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John Harbaugh explains what led to lack of rushing attempts in heartbreaking AFC Championship loss

The Ravens head coach provided an in-depth answer to question that baffled their fans and all of the football world.

AFC Championship - Kansas City Chiefs v Baltimore Ravens Photo by Perry Knotts/Getty Images

The Baltimore Ravens held their annual end-of-the-season press conference on Friday.

Unsurprisingly, the first questions posed pertained to the team’s astonishingly low amount of rushing attempts in their 17-10 loss to the defending champion Kansas City Chiefs that cost them a chance to advance to the Super Bowl for the first time in 11 years.

The Ravens only had eight designed runs with two involving quarterback Lamar Jackson that resulted in a modest and a long gain and their running backs only carried the ball a combined total of six times.

Jackson scrambled six times and finished with a team-leading 54 rushing yards which was more than half of their measly total of 81 in the game against one of the worst run defenses in the league that ranked near the bottom in both EPA and DVOA.

In his postgame press conference, Ravens Head Coach John Harbaugh said “It was that kind of a game” and “That’s the way the game went” but on Friday, he gave a much more detailed explanation of why it played out like that and why the Ravens finished with their lowest rushing total since Week 1 of the 2022 season.

“That’s not the number you want to have,” Harbaugh said. “When it’s all said and done and you look back on it, that’s not really going to win us an AFC Championship game, for sure. It’s more than just calling plays.”

A big part of the Ravens’ and Offensive Coordinator Todd Monken’s plan of attack heading into the game was to call run-pass options. From there, Jackson had the authority to call “cans” and “check with me” plays, which allowed him to read what the defense showed and get into a passing or running play to counter it both pre- and post-snap.

“A lot of what we were doing was directed at the line of scrimmage by what the defense gave us. And the defense was lined up to take away the run, “Harbaugh said. “The next thing would be to bring it in tight and run the ball out of heavy formations and wide receivers blocking the edge and protecting the edge that way. We could have done it that way, but we were down. We wanted to keep the formations open and give ourselves the best chance to try to move the ball and score points.”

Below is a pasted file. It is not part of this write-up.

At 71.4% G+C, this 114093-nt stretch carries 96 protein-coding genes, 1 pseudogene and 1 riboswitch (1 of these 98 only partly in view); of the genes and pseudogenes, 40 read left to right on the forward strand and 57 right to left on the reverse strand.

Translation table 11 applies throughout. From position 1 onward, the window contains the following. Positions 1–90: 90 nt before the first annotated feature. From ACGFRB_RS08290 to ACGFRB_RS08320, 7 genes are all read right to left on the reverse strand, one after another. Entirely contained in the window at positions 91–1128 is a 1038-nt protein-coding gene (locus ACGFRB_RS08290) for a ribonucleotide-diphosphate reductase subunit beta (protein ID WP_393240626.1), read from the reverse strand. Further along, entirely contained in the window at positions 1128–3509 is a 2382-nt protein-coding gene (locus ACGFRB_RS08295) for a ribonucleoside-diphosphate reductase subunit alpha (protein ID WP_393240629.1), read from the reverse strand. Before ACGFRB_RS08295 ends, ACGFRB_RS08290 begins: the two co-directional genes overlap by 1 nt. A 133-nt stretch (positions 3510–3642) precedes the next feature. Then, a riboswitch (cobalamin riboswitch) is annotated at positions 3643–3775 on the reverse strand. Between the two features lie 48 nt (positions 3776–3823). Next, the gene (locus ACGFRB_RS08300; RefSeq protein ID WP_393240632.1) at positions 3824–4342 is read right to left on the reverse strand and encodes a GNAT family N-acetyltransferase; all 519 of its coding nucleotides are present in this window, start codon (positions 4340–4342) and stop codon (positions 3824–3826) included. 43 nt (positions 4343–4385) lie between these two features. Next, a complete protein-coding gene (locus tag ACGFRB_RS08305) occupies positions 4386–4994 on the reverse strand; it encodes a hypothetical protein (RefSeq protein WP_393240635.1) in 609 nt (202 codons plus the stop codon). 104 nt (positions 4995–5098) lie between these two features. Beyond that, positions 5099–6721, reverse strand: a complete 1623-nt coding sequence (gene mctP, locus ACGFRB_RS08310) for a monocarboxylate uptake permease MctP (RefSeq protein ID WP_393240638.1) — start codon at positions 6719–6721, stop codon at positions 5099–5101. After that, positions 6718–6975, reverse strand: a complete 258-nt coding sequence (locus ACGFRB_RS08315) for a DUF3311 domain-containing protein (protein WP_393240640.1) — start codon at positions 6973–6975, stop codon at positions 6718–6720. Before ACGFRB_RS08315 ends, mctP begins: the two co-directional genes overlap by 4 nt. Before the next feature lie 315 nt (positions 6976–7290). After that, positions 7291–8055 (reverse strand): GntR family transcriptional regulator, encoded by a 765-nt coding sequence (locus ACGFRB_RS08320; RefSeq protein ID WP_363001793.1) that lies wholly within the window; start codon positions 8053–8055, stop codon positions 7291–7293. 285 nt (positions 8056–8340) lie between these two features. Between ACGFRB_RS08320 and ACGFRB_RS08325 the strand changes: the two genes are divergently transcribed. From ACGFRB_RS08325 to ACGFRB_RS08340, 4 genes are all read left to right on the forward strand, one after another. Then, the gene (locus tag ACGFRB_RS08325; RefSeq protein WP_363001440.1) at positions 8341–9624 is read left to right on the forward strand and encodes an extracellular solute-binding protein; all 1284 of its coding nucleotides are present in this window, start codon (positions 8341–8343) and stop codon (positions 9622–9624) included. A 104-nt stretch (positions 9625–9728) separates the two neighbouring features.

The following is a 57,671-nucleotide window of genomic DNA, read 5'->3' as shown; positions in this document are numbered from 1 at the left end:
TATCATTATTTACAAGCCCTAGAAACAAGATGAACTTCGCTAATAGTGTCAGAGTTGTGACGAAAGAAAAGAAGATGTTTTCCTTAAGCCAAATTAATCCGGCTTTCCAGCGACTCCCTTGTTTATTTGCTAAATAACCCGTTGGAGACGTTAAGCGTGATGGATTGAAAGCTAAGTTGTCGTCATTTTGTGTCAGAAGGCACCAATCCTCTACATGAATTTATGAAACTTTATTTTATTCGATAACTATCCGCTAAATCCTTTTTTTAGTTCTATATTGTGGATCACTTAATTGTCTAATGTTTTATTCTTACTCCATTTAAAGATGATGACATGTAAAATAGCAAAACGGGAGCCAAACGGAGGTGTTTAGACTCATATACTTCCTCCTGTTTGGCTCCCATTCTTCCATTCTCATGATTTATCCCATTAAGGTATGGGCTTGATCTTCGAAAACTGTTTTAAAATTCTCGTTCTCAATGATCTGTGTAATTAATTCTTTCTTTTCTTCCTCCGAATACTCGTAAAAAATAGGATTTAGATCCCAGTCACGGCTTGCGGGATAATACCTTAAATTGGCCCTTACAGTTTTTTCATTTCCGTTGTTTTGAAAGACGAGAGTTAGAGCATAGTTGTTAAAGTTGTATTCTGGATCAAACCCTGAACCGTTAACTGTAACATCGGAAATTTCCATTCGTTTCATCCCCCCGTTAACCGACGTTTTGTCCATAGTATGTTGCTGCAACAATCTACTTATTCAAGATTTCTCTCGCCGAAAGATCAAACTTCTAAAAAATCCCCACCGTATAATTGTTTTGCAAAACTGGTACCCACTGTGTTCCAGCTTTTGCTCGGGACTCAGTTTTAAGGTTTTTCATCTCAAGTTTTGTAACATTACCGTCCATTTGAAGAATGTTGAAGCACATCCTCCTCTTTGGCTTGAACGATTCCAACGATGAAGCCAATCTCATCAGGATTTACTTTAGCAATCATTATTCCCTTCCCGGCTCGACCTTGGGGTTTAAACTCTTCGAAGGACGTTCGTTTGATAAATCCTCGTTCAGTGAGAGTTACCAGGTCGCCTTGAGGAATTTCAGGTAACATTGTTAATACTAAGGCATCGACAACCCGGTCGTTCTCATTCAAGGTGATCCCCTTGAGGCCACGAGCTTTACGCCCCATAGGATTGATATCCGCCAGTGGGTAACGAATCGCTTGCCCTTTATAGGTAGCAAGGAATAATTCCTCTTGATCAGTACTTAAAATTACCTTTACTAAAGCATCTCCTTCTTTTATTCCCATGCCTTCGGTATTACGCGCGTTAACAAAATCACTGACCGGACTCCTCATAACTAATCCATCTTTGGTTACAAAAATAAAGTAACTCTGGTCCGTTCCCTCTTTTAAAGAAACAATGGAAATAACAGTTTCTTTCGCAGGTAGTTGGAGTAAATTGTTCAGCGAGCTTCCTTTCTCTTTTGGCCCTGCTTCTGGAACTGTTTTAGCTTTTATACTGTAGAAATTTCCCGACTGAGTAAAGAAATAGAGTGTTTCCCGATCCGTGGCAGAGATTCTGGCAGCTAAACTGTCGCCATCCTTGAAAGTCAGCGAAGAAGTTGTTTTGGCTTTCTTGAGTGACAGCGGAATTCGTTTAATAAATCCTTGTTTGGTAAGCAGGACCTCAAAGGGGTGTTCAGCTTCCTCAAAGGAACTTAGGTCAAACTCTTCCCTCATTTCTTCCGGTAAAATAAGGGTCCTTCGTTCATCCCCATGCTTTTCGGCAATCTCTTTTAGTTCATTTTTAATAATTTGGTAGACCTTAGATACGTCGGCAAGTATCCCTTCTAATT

One of the few plays where the Ravens didn’t get into and run out of their heavy formations with a running back getting the ball, veteran Gus Edwards ripped off a 15-yard run on his first carry of the game.

“I think when you look at the way the game played out, you can understand it from a football perspective,” Harbaugh said. “Once you get through all that, you come back – you want to run the ball against the Chiefs. There’s no doubt about it, and we did want to run the ball against the Chiefs. We weren’t able to get to it.”

The Ravens have been accused of panicking and being too willing to either completely abandon or stubbornly stick with their original game plan in big games when they have to play from behind.

When asked if the two long touchdown drives that the Chiefs went on to open the game impacted their strategy moving forward the rest of the game, Harbaugh admitted that it did to a degree.

“We still wanted to stay with our gameplan. We still wanted to run the ball. Believe it or not, it was a big part of our gameplan to run the ball,” Harbaugh said. “[We] had the ball for nine minutes in the first half. So those two long drives [by the Chiefs] took us out of the opportunity to call any kind of plays. Then, we didn’t convert. We had mistakes. [The Chiefs] stopped us. They made plays. We were off the field right away after that first drive. I think all those things played into it.”